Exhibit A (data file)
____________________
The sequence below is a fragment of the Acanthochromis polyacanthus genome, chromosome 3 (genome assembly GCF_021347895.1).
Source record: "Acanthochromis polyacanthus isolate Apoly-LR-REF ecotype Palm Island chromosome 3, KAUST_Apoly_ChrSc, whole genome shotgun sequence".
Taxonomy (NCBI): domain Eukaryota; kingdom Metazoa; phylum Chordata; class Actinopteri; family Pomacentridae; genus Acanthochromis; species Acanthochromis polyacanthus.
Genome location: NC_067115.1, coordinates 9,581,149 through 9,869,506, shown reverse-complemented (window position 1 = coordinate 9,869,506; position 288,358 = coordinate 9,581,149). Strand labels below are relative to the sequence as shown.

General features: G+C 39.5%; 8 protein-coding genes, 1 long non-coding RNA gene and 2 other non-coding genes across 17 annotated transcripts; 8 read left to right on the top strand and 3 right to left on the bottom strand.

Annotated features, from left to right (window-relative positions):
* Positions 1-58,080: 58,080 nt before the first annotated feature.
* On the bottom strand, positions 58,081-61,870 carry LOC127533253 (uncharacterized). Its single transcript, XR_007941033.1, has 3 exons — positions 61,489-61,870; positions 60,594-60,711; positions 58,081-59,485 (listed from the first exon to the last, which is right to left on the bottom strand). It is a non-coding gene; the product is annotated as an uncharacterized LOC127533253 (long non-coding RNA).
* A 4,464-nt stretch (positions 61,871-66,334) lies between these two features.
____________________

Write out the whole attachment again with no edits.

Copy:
The sequence below is a fragment of the Acanthochromis polyacanthus genome, chromosome 3 (genome assembly GCF_021347895.1).
Source record: "Acanthochromis polyacanthus isolate Apoly-LR-REF ecotype Palm Island chromosome 3, KAUST_Apoly_ChrSc, whole genome shotgun sequence".
Taxonomy (NCBI): domain Eukaryota; kingdom Metazoa; phylum Chordata; class Actinopteri; family Pomacentridae; genus Acanthochromis; species Acanthochromis polyacanthus.
Genome location: NC_067115.1, coordinates 9,581,149 through 9,869,506, shown reverse-complemented (window position 1 = coordinate 9,869,506; position 288,358 = coordinate 9,581,149). Strand labels below are relative to the sequence as shown.

General features: G+C 39.5%; 8 protein-coding genes, 1 long non-coding RNA gene and 2 other non-coding genes across 17 annotated transcripts; 8 read left to right on the top strand and 3 right to left on the bottom strand.

Annotated features, from left to right (window-relative positions):
* Positions 1-58,080: 58,080 nt before the first annotated feature.
* On the bottom strand, positions 58,081-61,870 carry LOC127533253 (uncharacterized). Its single transcript, XR_007941033.1, has 3 exons — positions 61,489-61,870; positions 60,594-60,711; positions 58,081-59,485 (listed from the first exon to the last, which is right to left on the bottom strand). It is a non-coding gene; the product is annotated as an uncharacterized LOC127533253 (long non-coding RNA).
* A 4,464-nt stretch (positions 61,871-66,334) lies between these two features.